Kathmandu on Friday (Sep 19) signed a long-delayed agreement with New Delhi to build Nepal’s biggest hydropower plant in a bid to kickstart economic growth and ease crippling electricity shortages in both countries.
A vast network of fast-flowing rivers through the Himalayas leaves huge untapped hydropower resources at Nepal’s disposal, but disagreements over perceived threats to Nepalese sovereignty have stalled earlier agreements to develop joint ventures with India. The deal will see Indian infrastructure giant GMR construct a 900-megawatt hydropower project on Nepal’s Karnali river that is forecast to generate electricity from 2021 onwards.
“This is a historic moment for Nepal and India as Nepal is signing a great agreement with GMR,” India’s Home Minister, Rajnath Singh, said at the signing.
According to GMR, 12 per cent of the power generated by the US$1.5 billion (S$1.9 billion) Karnali project will be given to Kathmandu free of cost, with the remainder exported to India and possibly Bangladesh.
“India is very happy with this deal,” said Singh, who was in Kathmandu for talks with his counterparts from the eight-nation South Asian Association for Regional Cooperation summit.
The deal will provide Nepal with a 27 per cent share of the equity, with GMR agreeing to transfer complete ownership of the project to Kathmandu 25 years after the plant begins generating electricity.
“This agreement has opened doors for future plans to utilise Nepal’s natural resources for the benefit of its people,” said Nepalese Home Minister Bamdev Gautam.
Kathmandu has also approved a power trade agreement with New Delhi, according to Nepal’s Information Minister Minendra Rijal but this will be signed at a later date.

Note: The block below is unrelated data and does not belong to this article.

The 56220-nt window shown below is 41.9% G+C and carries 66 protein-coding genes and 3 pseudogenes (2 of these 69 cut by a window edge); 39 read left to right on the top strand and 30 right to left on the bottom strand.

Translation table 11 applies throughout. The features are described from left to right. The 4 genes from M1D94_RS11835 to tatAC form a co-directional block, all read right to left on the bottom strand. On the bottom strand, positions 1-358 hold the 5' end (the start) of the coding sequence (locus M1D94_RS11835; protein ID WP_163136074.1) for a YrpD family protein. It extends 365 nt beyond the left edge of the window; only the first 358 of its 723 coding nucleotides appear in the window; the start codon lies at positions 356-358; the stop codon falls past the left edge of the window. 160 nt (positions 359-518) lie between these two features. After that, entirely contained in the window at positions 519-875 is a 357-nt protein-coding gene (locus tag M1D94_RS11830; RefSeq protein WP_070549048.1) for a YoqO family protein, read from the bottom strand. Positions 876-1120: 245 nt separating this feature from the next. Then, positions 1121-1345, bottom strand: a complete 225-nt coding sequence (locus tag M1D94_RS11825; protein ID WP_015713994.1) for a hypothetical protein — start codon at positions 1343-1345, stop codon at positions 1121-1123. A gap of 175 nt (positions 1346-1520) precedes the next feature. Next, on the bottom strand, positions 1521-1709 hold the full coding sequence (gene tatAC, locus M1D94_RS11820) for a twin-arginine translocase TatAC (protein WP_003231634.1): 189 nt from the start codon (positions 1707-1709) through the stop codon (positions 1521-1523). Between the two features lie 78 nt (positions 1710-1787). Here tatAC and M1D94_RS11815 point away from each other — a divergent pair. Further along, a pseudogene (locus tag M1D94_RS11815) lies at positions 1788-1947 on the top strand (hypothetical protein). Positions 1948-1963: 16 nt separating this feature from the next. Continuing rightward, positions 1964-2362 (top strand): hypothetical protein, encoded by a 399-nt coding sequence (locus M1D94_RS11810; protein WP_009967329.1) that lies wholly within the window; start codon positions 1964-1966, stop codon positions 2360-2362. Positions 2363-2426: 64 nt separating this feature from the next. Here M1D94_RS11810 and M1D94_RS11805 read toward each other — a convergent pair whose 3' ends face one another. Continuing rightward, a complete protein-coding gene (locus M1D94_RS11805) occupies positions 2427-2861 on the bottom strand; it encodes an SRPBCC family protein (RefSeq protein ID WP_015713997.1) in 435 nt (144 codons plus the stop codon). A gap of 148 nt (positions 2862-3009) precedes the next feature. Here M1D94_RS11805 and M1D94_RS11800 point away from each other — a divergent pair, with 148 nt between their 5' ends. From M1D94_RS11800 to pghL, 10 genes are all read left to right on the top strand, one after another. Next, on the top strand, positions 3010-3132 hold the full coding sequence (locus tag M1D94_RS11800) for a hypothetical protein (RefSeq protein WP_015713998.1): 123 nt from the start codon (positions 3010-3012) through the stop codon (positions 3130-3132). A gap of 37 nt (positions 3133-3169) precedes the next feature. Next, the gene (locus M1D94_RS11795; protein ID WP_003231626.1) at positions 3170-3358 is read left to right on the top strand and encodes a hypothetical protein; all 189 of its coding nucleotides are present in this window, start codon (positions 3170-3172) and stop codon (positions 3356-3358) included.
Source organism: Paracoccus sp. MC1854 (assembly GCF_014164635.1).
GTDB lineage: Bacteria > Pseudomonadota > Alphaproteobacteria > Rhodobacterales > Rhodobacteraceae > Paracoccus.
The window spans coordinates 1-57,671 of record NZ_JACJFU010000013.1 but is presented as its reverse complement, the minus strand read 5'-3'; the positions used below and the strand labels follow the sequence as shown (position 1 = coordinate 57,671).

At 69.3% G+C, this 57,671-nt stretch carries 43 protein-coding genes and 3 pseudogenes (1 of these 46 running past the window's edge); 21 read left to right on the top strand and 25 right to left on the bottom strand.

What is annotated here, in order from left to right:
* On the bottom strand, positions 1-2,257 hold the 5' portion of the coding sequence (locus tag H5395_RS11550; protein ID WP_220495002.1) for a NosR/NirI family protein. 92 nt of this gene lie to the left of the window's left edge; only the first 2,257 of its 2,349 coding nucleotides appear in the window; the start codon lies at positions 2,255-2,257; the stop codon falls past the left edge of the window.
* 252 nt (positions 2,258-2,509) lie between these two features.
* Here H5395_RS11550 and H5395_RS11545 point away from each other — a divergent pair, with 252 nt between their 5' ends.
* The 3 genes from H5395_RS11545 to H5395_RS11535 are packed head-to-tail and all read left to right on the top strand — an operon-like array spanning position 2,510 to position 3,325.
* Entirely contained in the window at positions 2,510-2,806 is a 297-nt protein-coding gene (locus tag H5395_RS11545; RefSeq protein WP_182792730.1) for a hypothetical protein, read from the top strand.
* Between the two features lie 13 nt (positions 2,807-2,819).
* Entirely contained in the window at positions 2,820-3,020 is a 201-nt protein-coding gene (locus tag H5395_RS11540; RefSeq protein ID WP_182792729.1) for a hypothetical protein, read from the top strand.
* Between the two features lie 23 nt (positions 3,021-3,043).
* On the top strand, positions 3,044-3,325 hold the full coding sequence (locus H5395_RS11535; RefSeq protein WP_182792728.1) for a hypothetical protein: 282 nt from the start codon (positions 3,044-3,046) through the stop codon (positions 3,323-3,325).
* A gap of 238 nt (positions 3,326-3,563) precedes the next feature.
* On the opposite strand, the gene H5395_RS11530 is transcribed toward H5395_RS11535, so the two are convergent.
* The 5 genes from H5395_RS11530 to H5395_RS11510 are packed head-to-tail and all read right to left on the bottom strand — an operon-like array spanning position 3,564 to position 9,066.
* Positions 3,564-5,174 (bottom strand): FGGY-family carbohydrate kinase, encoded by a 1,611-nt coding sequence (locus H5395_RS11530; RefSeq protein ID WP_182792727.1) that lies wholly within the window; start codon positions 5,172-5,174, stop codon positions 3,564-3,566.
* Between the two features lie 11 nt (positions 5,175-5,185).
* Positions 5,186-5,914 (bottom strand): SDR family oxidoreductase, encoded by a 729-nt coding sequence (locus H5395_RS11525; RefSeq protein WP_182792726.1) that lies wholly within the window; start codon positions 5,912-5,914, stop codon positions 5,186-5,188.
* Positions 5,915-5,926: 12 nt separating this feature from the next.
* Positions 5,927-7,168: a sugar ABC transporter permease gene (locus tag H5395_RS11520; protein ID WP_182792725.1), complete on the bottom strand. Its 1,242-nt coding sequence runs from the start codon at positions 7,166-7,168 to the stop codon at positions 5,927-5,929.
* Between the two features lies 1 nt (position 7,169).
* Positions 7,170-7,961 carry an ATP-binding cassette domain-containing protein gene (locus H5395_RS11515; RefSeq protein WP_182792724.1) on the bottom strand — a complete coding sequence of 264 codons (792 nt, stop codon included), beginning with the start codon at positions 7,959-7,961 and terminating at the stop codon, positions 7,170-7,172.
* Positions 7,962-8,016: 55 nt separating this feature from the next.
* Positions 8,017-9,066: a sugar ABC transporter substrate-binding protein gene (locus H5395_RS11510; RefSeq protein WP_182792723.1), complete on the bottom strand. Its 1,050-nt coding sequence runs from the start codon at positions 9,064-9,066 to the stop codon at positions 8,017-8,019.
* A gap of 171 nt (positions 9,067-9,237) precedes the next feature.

Nepal’s total installed power generation capacity currently lags at just 750 megawatts – less than two per cent of its potential. That is insufficient even to meet Nepal’s own energy needs, forcing the country to endure power cuts of up to 12 hours a day and purchase fuel from India, itself an importer of petroleum products.
India’s new Prime Minister Narendra Modi has sought to deepen energy ties between the two neighbours, securing a commitment to fast-track the Karnali project during his visit to Kathmandu last month. Although New Delhi has traditionally exerted huge influence in Nepal, Beijing has recently intensified its engagement with the Himalayan nation, pumping billions of dollars into infrastructure projects ranging from roads to hydropower plants.
Nepal has endured prolonged political limbo over plans to draft a new constitution since 2006 when former rebel Maoists laid down arms and signed a peace deal, paving the way for constituent assembly polls two years later.
Source : Channel News Asia | September 20, 2014